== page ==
Monday, March 31, 2008

Library Book Club

The Library Book Club will be meeting Wednesday, April 30th to discuss the book Water for Elephants by Sara Gruen. Below is a short book review.

Jacob Jankowski says: "I am ninety. Or ninety-three. One or the other." At the beginning of Water for Elephants, he is living out his days in a nursing home, hating every second of it. His life wasn't always like this, however, because Jacob ran away and joined the circus when he was twenty-one. It wasn't a romantic, carefree decision, to be sure. His parents were killed in an auto accident one week before he was to sit for his veterinary medicine exams at Cornell. He buried his parents, learned that they left him nothing because they had mortgaged everything to pay his tuition, returned to school, went to the exams, and didn't write a single word. He walked out without completing the test and wound up on a circus train. The circus he joins, in Depression-era America, is second-rate at best. With Ringling Brothers as the standard, Benzini Brothers is far down the scale and pale by comparison.

Come join us for a fascinating discussion!

Friday, March 28, 2008

Monday Night at the Movies

Come Join the Fun!

Bring your whole family for our Family Flicks!

March 31

Bee Movie


April 28

Water Horse: Legend of the Deep

Popcorn and soda will be served, too.

The movies begin at 6:00 PM.

Thursday, March 27, 2008

Teen Gamers Come Play!

Wii Super Mario Brothers Brawl

Saturday, April 26th

10:30 - 2:30

For ages 12 and older

You must register to play!

you can come to watch without registering.

Friday, March 14, 2008

St. Patty's Day Gold

St. Patricks Day for kids and teachers

St. Patricks Day Kids

Amazon Mom's

Potato Soup


6 large Idaho potatoes, peeled and cut into pieces
2 large sweet potatoes, peeled and cut into pieces
1 large onion, chopped
4 cups chicken broth or bouillon
2 teaspoons thyme
1- 16 oz. container sour cream
1 stick butter or margarine
1/2 cup flour
2 cups milk
Salt and pepper to taste


1. Place potatoes, onion, broth and thyme into a 5-quart pot. Bring to a boil, then cover and simmer for 20 minutes or until potatoes are tender.

2. Melt butter in a medium size saucepan. Stir in flour with a whisk or wooden spoon to make a smooth paste.

3. Add milk, a little at a time, stirring to make the mixture smooth. Bring to a boil, stirring constantly until thickened. Season generously with salt and pepper. Add to the potato mixture.

4. Stir in sour cream.

5. Heat thoroughly and serve.

Microwave Grasshopper Pie


9 inch Crumb Pie Shell
1 pkg (10 oz) large marshmallows
1/2 cup milk
1 cup whipping cream, whipped
1/4 cup green crème de menthe
2 tablespoons white crème de cocoa
Additional whipped cream
Chocolate curls


Quick and easy microwave recipe!
1. In 3-quart casserole place marshmallows and milk. Cover and microwave on high for 2 to 4 minutes, until mixture can be stirred smooth. Chill in refrigerator (about 30-40 minutes) or in pan of ice water, until thickened, stirring occasionally.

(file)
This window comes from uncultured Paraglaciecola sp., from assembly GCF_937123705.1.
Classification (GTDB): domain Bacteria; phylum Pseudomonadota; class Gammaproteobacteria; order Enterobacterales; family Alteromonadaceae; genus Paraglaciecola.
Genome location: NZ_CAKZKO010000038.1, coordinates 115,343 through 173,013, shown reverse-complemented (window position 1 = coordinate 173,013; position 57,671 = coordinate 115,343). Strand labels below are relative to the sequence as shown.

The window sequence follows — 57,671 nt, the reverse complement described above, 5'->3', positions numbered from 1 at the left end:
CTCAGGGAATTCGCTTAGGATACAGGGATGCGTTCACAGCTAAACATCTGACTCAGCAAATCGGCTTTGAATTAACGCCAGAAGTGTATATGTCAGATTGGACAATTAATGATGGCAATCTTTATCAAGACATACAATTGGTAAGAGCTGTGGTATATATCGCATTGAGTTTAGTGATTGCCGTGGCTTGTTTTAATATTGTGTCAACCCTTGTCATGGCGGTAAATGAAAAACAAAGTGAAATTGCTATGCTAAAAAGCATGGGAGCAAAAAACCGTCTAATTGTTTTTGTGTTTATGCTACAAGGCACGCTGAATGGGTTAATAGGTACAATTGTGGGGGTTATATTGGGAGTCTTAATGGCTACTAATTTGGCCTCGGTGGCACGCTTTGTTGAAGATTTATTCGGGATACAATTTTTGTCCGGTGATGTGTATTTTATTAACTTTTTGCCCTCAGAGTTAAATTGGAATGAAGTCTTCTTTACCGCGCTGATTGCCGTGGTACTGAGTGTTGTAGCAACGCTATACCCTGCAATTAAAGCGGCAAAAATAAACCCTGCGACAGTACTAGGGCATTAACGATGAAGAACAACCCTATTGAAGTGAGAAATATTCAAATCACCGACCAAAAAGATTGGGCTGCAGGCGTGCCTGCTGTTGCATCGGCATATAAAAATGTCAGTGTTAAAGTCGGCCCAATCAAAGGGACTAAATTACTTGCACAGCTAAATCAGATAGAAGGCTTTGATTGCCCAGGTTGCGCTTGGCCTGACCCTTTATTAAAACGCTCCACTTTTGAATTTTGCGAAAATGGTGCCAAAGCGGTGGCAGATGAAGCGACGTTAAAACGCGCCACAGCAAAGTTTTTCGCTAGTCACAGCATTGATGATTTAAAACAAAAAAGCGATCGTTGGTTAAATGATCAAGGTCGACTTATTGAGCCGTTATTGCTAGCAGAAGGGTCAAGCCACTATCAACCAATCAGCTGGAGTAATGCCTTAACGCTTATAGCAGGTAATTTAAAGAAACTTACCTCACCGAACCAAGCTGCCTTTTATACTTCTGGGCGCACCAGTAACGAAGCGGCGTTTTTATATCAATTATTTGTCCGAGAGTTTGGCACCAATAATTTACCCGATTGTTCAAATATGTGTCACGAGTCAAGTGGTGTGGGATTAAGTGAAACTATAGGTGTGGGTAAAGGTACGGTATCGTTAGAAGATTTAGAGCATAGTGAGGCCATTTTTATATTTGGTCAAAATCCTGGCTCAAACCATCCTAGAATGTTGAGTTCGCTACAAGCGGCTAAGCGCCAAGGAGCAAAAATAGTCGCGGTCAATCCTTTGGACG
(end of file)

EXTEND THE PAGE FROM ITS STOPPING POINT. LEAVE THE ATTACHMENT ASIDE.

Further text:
2. Fold in whipped cream, crème de menthe, and crème de cocoa.

3. Pour into crust and decorate with additional whipped cream and chocolate curls, if desired. Refrigerate several hours or overnight.

Makes 1 (9-in) pie

Serving note: This pie is soft and creamy when served from refrigerator. For firm pieces which hold sharp cut, serve frozen. Frozen pie releases easily from bottom of pie plate if set a few minutes on towel dampened with hot water.

Recipes from the General Electric Company Newsletter

Spring Break Activities @ the Library

Spring Flick


Join us for a spring break movie!

A classic Disney fairytale lands in modern-day New York City
when a storybook princess is thrust into present day
Manhattan by an evil queen. Her prince follows after to
rescue her but her journey causes her to change her views on life and love after meeting a handsome lawyer.

Tuesday, March 25 at 1:00 PM, No Rigistration required


Teen Gaming

Thursday, March 27th - 1:00 to 5:00 pm

Ages 12 and up

Call the library at 262-534-3988, Registration is required

Tuesday, March 11, 2008

Oprah Book Club

A New Earth by Eckhart Tolle, To join the group, you must first have a working email address and join the online Oprah Book club. Contnue at the site to sign-up for the local book club that will be meeting here at WPL - Tuesdays at 5:30 pm. To request local membership - click on Talk with Others, then Reading Groups. Listed under the zip code of 53105 is the group that will be gathering at WPL in the Library Meeting Room. the name of that group is Burlington Book Breath Club group lieader will email you to confirm your spot. It's that simple!

Monday, March 10, 2008

Testing their medal: The best children’s books of the year crossed this Waterford librarian’s desk in her time on the Caldecott Medal selection commit

As soon as Rhonda Puntney finished reading “The Invention of Hugo Cabret,” by Brian Selznick, she knew she had to read it again. The 500-plus page book — with its suspenseful story and cinema-inspired illustrations — was just that good.Selznick’s book is so impressive, in fact, that it was named the 2008 Caldecott Medal winner in January. And Puntney, a librarian with the Lakeshores Library System in Waterford, had a hand (or, more accurately, an eye) in that decision. Puntney, who is the youth services and special needs consultant with the Lakeshores system, was one of 15 people nationwide who served as the 2008 Caldecott Committee, Together, they decided which children’s picture book received this year’s prestigious medal, as well as the four Caldecott Honors awards, the runners-up to the medal winner.As a member of that committee, Puntney read close to 800 picture books in a year’s time, making notes, prioritizing lists and meeting with the rest of the committee for discussion, as she went along. While such tasks were a pleasure for Puntney, who has loved children’s literature throughout her life, the yearlong process was also very serious and time-consuming work.“I found myself evaluating books in my sleep,” said Puntney, whose office in the Waterford Public Library building is brimming with stacks of books and colorful characters. “I kept a notebook by my bed so I could write down thoughts that came to me in the night. I didn’t want to forget anything.”
Lifetime opportunityPuntney, who has worked with the Lakeshores Library System since January 2000, said she was surprised and thrilled to get the phone call from the Association for Library Service to Children (a division of the American Library Association), asking her to serve on the Caldecott Committee. She and six other committee members were appointed to the task by the president of the ALSC, whichadministers the Caldecott Medal.